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The Student News Site of Texas A&M University - College Station

The Battalion

The Student News Site of Texas A&M University - College Station

The Battalion

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The BattalionMay 4, 2024

A&M professor aids NASA in Mars image production

Mark Lemmon, a Texas A&M professor, will participate in a NASA project that will perfect the transmission of images from Mars.
“People have been looking at Mars and they wonder what is up there,” Lemmon said. “Now we can answer their questions.”
Lemmon is currently working on operations that include the Mars Exploration Rovers, Spirit and Opportunity, and the design of the Phoenix Lander. The cost of the mission is $820 million. His research on the atmosphere of Mars focuses on the nature and distribution of Martian atmospheric dust.
Lemmon is an associate research professor for atmospheric sciences at A&M and holds a doctorate in planetary sciences from the University of Arizona. His wife, Maria Escobar-Lemmon, is an assistant professor in the Department of Political Science.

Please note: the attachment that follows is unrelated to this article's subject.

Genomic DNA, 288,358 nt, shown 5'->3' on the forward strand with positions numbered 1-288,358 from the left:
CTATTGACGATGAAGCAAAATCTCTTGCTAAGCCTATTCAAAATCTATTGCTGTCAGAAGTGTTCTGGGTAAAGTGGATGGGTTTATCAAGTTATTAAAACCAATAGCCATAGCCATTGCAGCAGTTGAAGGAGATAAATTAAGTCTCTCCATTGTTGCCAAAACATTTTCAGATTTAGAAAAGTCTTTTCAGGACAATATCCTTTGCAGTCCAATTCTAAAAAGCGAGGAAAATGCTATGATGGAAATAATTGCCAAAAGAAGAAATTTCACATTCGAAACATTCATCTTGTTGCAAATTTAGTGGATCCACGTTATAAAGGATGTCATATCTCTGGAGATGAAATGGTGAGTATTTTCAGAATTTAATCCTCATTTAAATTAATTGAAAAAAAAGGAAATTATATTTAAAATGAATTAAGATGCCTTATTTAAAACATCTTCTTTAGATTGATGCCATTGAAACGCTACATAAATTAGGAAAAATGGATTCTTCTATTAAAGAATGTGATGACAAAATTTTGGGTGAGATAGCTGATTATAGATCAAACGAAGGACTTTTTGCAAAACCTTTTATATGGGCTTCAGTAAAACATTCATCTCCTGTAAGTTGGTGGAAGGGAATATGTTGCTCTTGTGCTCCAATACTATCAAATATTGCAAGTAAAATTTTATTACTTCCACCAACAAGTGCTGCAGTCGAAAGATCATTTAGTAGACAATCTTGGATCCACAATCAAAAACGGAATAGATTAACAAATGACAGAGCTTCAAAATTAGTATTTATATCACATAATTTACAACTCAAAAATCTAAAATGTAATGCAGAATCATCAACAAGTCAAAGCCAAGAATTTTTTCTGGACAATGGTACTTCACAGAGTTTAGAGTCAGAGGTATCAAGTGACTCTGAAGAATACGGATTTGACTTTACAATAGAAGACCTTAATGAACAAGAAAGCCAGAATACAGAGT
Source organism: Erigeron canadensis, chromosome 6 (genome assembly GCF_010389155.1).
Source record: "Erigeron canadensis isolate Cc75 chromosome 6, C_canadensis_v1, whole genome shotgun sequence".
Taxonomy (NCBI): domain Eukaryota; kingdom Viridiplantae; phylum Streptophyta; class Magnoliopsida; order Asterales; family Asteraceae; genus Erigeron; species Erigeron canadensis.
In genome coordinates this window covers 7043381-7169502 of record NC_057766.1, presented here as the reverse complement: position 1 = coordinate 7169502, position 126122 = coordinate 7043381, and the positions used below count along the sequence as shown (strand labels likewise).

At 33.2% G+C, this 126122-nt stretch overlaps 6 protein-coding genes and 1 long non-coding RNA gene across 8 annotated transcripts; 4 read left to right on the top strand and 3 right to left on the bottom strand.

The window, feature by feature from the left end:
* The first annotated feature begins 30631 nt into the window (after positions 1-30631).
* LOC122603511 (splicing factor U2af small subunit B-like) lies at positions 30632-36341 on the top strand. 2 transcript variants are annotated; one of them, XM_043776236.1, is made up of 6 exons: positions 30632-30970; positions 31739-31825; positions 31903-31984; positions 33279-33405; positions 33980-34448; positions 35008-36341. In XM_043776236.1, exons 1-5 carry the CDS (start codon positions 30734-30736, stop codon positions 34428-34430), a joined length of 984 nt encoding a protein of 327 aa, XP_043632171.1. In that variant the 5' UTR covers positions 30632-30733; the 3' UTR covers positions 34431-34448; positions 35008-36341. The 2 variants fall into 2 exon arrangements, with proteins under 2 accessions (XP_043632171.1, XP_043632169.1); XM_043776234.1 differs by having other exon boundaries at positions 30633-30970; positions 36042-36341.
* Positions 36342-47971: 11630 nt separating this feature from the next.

“I greatly admire him,” said distinguished professor for atmospheric sciences, Gerald North. “This is such a hot field which isn’t easy and I am very excited for him.”
He also said that Lemmon is very successful in receiving research grants from NASA.
“This is a good opportunity, not just for Texas A&M, but also for us to know what goes on in another planet,” said junior industrial distribution major Irfan Umatiya.
Lemmon has been involved in several of NASA’s planetary exploration missions, as well as astronomical observations and theoretical research. For his first mission in 1997 he was involved with the Mars Pathfinder Program. He later intended to work on the Mars Polar Landing project, but the machine crashed in 1999.
Lemmon said he researches other planets’ atmospheres but focuses mostly on Mars.
Lemmon and others occasionally travel to California to train for the current Mars mission. Currently, Lemmon is at the jet proportion lab in Pasedena, Calif.
“Lemmon as well as other researchers have a special watch that shows them what time it is on Mars,” North said.
To do this the watch ticks slower, adding 39 minutes to a day on Earth to create time on Mars. Lemmon’s day usually starts when most Americans’ days end.
This will be Lemmon’s first trip to Mars, and he plans to continue working with Spirit and Opportunity until April.
“This is a high-profile mission and is a good chance for Texas A&M University,” Lemmon said.

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